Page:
"Men of Israel, listen to these words: Jesus the Nazarene, a man attested to you by God with miracles and wonders and signs which God performed through Him in your midst, just as you yourselves know-- this Man, delivered over by the predetermined plan and foreknowledge of God, you nailed to a cross by the hands of godless men and put Him to death. "But God raised Him up again, putting an end to the agony of death, since it was impossible for Him to be held in its power. "For David says of Him, 'I SAW THE LORD ALWAYS IN MY PRESENCE; FOR HE IS AT MY RIGHT HAND, SO THAT I WILL NOT BE SHAKEN. 'THEREFORE MY HEART WAS GLAD AND MY TONGUE EXULTED; MOREOVER MY FLESH ALSO WILL LIVE IN HOPE; BECAUSE YOU WILL NOT ABANDON MY SOUL TO HADES, NOR ALLOW YOUR HOLY ONE TO UNDERGO DECAY. 'YOU HAVE MADE KNOWN TO ME THE WAYS OF LIFE; YOU WILL MAKE ME FULL OF GLADNESS WITH YOUR PRESENCE.' "Brethren, I may confidently say to you regarding the patriarch David that he both died and was buried, and his tomb is with us to this day. "And so, because he was a prophet and knew that GOD HAD SWORN TO HIM WITH AN OATH TO SEAT one OF HIS DESCENDANTS ON HIS THRONE, he looked ahead and spoke of the resurrection of the Christ, that HE WAS NEITHER ABANDONED TO HADES, NOR DID His flesh SUFFER DECAY. "This Jesus God raised up again, to which we are all witnesses. "Therefore having been exalted to the right hand of God, and having received from the Father the promise of the Holy Spirit, He has poured forth this which you both see and hear. "For it was not David who ascended into heaven, but he himself says: 'THE LORD SAID TO MY LORD, "SIT AT MY RIGHT HAND, UNTIL I MAKE YOUR ENEMIES A FOOTSTOOL FOR YOUR FEET."' "Therefore let all the house of Israel know for certain that God has made Him both Lord and Christ--this Jesus whom you crucified."

Thanks, I will read the last part here:

Now when they heard this, they were pierced to the heart, and said to Peter and the rest of the apostles, "Brethren, what shall we do?" Peter said to them, "Repent, and each of you be baptized in the name of Jesus Christ for the forgiveness of your sins; and you will receive the gift of the Holy Spirit. "For the promise is for you and your children and for all who are far off, as many as the Lord our God will call to Himself." And with many other words he solemnly testified and kept on exhorting them, saying, "Be saved from this perverse generation!" So then, those who had received his word were baptized; and that day there were added about three thousand souls.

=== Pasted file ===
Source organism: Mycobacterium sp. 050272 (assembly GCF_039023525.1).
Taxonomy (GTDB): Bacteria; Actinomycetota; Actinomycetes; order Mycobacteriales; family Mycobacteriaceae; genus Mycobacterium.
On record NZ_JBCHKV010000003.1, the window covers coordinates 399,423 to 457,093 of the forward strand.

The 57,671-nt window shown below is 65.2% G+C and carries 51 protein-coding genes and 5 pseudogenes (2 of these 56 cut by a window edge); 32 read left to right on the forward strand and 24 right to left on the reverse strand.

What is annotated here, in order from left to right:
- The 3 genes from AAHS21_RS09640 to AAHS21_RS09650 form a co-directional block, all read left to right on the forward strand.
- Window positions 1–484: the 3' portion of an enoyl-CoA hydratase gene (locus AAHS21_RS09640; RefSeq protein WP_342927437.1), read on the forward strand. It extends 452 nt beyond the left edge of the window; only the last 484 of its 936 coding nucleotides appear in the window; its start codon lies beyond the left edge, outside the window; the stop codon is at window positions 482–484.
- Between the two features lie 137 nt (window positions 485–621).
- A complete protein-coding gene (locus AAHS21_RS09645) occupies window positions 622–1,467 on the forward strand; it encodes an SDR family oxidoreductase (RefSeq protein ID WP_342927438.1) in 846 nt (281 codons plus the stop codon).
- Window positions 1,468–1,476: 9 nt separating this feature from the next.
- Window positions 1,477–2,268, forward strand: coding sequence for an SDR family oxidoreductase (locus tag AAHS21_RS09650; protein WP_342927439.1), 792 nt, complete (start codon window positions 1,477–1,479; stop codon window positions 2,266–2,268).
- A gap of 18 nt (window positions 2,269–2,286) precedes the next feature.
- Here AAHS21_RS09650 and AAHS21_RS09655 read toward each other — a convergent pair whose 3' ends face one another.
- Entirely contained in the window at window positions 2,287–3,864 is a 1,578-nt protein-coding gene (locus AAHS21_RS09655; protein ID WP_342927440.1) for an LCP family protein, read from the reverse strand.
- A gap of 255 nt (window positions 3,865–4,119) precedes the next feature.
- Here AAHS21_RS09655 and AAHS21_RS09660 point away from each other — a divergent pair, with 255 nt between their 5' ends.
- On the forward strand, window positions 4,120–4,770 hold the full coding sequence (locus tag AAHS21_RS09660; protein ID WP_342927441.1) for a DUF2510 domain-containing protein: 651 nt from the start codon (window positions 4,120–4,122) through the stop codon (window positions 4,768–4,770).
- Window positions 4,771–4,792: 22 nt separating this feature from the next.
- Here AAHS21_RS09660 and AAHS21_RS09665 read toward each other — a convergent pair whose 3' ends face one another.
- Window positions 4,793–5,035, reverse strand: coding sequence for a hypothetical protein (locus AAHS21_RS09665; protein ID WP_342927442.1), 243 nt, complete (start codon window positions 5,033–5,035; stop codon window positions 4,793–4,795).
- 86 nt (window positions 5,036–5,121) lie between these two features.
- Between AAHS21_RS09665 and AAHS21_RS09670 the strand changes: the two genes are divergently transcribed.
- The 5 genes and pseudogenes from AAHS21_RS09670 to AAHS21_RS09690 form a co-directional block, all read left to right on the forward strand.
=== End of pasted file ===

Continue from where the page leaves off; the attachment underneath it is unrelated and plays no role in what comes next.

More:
(Act 2:14-41 NASB)

One thing that really impresses me about Peter’s sermon and in his writings is that he refers back to the Old Testament quite a bit. In fact, “probably no other letter is said to rely so much on traditional material” as 1st Peter. 37 We see is 1 Peter chapter two verse seven, Peter not only quotes OT but refers t o a passage he heard Jesus himself teach on that we looked at earlier.

1Pe 2:7 This precious value, then, is for you who believe; but for those who disbelieve, "THE STONE WHICH THE BUILDERS REJECTED, THIS BECAME THE VERY CORNER stone,"
It is really cool, because we see that Peter made connection. He finally understands what Jesus was talking about. He realizes that Christ is the cornerstone, not him. This is one mark of spiritual maturity.

Finally, we learn that God blesses those who do the work of evangelism. That day, about three thousand were added to the kingdom that day. This is not to say that Peter felt prideful and was looking for this kind of success, but rather that the Lord glorified this occasion. Peter had submitted to the Holy Spirit and the Holy Spirit did all the work. Peter was just the vessel that he Holy Sprit worked through, yet God still glorified the occasion by adding three thousand to his number that day.

As a writer, Peter is thought to be involved in the writings of the two Peter letters (1st and 2nd) and as we discussed in an earlier session scholars believe that Peter was involved in the writing of the Gospel of Mark, because mark was a close disciple of Peter and wrote down the stories he told him. But of course there are several liberal theories about his writings and I want to know about some of them.

Some contemporary scholars question if 1st Peter was written by Peter because Peter does not mention certain information about Paul and “Paul’s territory.” Also the theology in 1st Peter seems to be “too much like Paul.” Also Peter’s education level and knowledge and skill of writing Greek is put into question. This is particularly questioned in the writing of 2nd Peter.

All of these arguments put together still are not strong and very inconclusive. The truth is Peter and Paul’s issues of conflict are exaggerated. Peter and Paul were actually “beloved friends” despite the fact they did not always understand each other or agree with everything. It is very likely that they worked the same territory, Peter with the Jews and Paul with the Gentiles. Peter’s writing skills along with more advanced theology could be explained with two possible theories. Possibly Peter had an amanuensis (skilled slave used for hand writing)38. Or slightly less likely but a possibility nonetheless, Peter increased in his knowledge and skill of Greek during the thirty years between Christ’s resurrection and his own death.